How to Strategically Manage Analyst Overload and Master Your Work Queue

How to Strategically Manage Analyst Overload and Master Your Work Queue


By Taylor Smith and Anusha Achukola

As we saw in last week’s blog post, many hospitals and healthcare systems are challenged with having too many analyst needs and too few analysts to complete all the work. As an in-house analyst—working on your own or as a part of a team—you are likely facing a long queue of requests and wishing you could somehow find a better solution to keep up with the demand.

As the amount of data that healthcare organizations collect continues to grow at a rapid rate, the volume of information you and your team will be tasked with analyzing will only continue to grow as well. Without the right tools and workflows, you will continue to struggle to balance it all. 

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In last week’s post we outlined a few suggestions for how to overcome the ongoing healthcare analyst shortage. In this post, we’ll address this same issue—but from your perspective.

Specifically, if you are an analyst buried under a pile of reports to be done, we’ve got some practical ways you can update your workflow and manage your work queue—getting more done in less time and with fewer errors.


 

Step 1: Getting Started

The key to your most productive workflow is to begin with the end in mind.

Proper setup and review of the task to be done before you get started will mean a smoother and more enjoyable process for both you and the requesting party. Begin your workflow process with this series of questions:

  • What final product is the requester expecting?
  • What data would they like you to use?
  • What method would they like the deliverable to be produced in (PowerPoint, Excel, Word)?
  • What is the purpose of the product or deliverable that you are developing?
  • Do you have all the necessary data already or will you need to coordinate the delivery of it? If so, this impacts the timeline.
  • What is their expectation on delivery date? Is this reasonable given your current workload and does anything stand in the way of meeting their deadline?
  • Consider other factors like time zones, important meetings, strategic planning goals, and budgets.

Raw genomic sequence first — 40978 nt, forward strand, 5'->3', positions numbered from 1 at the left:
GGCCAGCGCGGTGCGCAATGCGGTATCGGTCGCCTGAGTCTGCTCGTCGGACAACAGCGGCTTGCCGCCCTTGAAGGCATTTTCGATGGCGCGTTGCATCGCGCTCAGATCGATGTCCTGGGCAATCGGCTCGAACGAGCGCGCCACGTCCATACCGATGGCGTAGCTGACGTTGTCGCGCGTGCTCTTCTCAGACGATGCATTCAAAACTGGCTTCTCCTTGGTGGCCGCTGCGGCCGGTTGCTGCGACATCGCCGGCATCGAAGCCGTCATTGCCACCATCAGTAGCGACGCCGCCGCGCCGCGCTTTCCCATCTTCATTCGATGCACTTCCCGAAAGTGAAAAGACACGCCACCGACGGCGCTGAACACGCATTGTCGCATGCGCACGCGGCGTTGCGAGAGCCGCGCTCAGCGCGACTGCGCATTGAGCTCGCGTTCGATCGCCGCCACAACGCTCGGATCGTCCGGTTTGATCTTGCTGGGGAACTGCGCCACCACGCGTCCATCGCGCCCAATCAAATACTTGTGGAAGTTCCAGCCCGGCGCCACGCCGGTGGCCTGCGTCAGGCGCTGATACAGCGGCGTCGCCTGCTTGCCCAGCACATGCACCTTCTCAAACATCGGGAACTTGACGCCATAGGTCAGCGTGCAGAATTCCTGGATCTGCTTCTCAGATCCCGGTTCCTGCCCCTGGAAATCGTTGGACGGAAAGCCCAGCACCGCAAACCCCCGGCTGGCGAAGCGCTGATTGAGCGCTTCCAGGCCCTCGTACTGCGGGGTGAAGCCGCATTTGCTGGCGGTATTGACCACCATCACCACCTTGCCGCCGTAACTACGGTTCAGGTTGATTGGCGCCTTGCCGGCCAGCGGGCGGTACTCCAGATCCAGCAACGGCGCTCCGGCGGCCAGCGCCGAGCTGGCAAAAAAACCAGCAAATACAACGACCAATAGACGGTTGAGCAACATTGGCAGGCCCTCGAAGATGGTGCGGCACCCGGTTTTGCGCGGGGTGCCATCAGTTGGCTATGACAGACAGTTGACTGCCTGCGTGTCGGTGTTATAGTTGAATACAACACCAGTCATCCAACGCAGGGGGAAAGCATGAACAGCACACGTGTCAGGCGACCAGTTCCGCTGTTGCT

It's important to communicate with the requesting party early and often. If their deadline expectations are realistic, let them know you’ll be able to complete the request by the suggested date. If not, discuss why and whether the timeline can be adjusted.

The goal of these set-up steps is to make sure everyone is in agreement with the finalized timeline and goals. With alignment, there will be fewer surprises and frustrations as the project progress. Doing your homework on the front end ensures you won’t get to the end of the project to find out that what you delivered was not in-line with the requester’s expectations.  

A final note: as you prepare to begin, make plans to check in with the requesting party periodically to ensure things are on track. Consider having time set aside for the Quality Assurance (QA) process at the end. This means, build in time to have the product complete a few days in advance of the deadline—that way your report is still on time if you find errors and need to make a few final fixes.

 

Step 2: Producing the Report

Now it’s time to get things rolling! This next phase of the process should start with a checklist of items to work through. Build your checklist with these considerations in mind:

  • Are you set-up to provide everything that has been requested?
  • Do you have all your data in order?
  • Is there documentation of the request you can refer to as you go?

Make sure to have these details finalized when you begin so you're not asking questions in the middle of producing the report.

Next, outline a game plan with a set timeline and benchmarks for when certain phases of the project need to be completed. This will ensure you don’t forget any important details and that the project stays on schedule.

If you find yourself spinning your wheels or confused about direction as you build your report, don’t hesitate to ask a team member or even the requesting party for clarification. As stated before, the key is to communicate early and often—don't wait around for the answer to come to you. Take the initiative to go find it!

Regularly check for formatting and consistency. If your project makes its way to your Executive Leadership team, you will want to ensure your work looks well put together and intentional. After all, it is your work and many people around the organization could end up reviewing it.

Additionally, always make sure you are correctly identifying and documenting your sources. These will be used with the final production and will be notated on the final product. Sources need to be reputable and easy to document.

 

Step 3: Quality Assurance (QA)

This is possibly the most important step in the process as it is the last time your eyes will see the product before delivering it to the requester. Someone outside of the production process should always be a part of QA, as they have an outside perspective on the project—aka fresh eyes.